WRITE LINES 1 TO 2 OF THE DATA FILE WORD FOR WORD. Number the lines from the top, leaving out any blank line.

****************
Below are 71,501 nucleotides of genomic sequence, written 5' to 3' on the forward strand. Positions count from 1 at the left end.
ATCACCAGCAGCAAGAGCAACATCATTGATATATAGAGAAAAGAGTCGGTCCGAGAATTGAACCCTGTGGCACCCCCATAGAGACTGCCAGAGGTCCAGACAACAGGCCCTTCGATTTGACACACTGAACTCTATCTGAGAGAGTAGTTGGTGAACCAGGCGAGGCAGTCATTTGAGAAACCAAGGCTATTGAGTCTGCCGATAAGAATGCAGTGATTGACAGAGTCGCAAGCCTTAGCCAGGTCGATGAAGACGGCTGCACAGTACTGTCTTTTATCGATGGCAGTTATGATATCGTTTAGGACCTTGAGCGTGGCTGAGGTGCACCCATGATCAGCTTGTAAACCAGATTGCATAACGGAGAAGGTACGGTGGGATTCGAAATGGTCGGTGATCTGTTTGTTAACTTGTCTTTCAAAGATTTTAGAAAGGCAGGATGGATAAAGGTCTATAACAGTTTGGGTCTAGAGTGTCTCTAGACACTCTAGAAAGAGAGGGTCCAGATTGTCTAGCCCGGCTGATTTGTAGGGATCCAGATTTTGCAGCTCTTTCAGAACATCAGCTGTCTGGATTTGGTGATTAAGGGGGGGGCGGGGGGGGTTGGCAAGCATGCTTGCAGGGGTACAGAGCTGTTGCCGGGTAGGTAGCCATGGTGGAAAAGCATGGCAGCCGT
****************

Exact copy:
Below are 71,501 nucleotides of genomic sequence, written 5' to 3' on the forward strand. Positions count from 1 at the left end.
ATCACCAGCAGCAAGAGCAACATCATTGATATATAGAGAAAAGAGTCGGTCCGAGAATTGAACCCTGTGGCACCCCCATAGAGACTGCCAGAGGTCCAGACAACAGGCCCTTCGATTTGACACACTGAACTCTATCTGAGAGAGTAGTTGGTGAACCAGGCGAGGCAGTCATTTGAGAAACCAAGGCTATTGAGTCTGCCGATAAGAATGCAGTGATTGACAGAGTCGCAAGCCTTAGCCAGGTCGATGAAGACGGCTGCACAGTACTGTCTTTTATCGATGGCAGTTATGATATCGTTTAGGACCTTGAGCGTGGCTGAGGTGCACCCATGATCAGCTTGTAAACCAGATTGCATAACGGAGAAGGTACGGTGGGATTCGAAATGGTCGGTGATCTGTTTGTTAACTTGTCTTTCAAAGATTTTAGAAAGGCAGGATGGATAAAGGTCTATAACAGTTTGGGTCTAGAGTGTCTCTAGACACTCTAGAAAGAGAGGGTCCAGATTGTCTAGCCCGGCTGATTTGTAGGGATCCAGATTTTGCAGCTCTTTCAGAACATCAGCTGTCTGGATTTGGTGATTAAGGGGGGGGCGGGGGGGGTTGGCAAGCATGCTTGCAGGGGTACAGAGCTGTTGCCGGGTAGGTAGCCATGGTGGAAAAGCATGGCAGCCGT